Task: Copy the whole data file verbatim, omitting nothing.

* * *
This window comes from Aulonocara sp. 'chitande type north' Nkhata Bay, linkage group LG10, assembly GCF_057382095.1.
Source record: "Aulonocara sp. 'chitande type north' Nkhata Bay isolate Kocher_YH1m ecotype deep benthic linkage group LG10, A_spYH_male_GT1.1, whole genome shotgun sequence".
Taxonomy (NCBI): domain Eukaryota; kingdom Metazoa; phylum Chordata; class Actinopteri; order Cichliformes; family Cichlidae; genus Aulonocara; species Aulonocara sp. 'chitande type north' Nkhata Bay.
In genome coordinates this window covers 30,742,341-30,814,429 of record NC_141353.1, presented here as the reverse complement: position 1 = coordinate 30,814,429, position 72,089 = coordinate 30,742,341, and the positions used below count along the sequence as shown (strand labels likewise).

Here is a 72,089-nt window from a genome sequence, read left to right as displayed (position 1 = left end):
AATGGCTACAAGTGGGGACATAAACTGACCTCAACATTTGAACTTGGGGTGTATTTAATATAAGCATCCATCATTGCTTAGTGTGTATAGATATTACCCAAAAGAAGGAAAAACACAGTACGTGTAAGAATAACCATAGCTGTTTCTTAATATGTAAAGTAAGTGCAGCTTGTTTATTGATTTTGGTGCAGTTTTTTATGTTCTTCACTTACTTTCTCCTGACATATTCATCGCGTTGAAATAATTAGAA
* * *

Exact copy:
This window comes from Aulonocara sp. 'chitande type north' Nkhata Bay, linkage group LG10, assembly GCF_057382095.1.
Source record: "Aulonocara sp. 'chitande type north' Nkhata Bay isolate Kocher_YH1m ecotype deep benthic linkage group LG10, A_spYH_male_GT1.1, whole genome shotgun sequence".
Taxonomy (NCBI): domain Eukaryota; kingdom Metazoa; phylum Chordata; class Actinopteri; order Cichliformes; family Cichlidae; genus Aulonocara; species Aulonocara sp. 'chitande type north' Nkhata Bay.
In genome coordinates this window covers 30,742,341-30,814,429 of record NC_141353.1, presented here as the reverse complement: position 1 = coordinate 30,814,429, position 72,089 = coordinate 30,742,341, and the positions used below count along the sequence as shown (strand labels likewise).

Here is a 72,089-nt window from a genome sequence, read left to right as displayed (position 1 = left end):
AATGGCTACAAGTGGGGACATAAACTGACCTCAACATTTGAACTTGGGGTGTATTTAATATAAGCATCCATCATTGCTTAGTGTGTATAGATATTACCCAAAAGAAGGAAAAACACAGTACGTGTAAGAATAACCATAGCTGTTTCTTAATATGTAAAGTAAGTGCAGCTTGTTTATTGATTTTGGTGCAGTTTTTTATGTTCTTCACTTACTTTCTCCTGACATATTCATCGCGTTGAAATAATTAGAA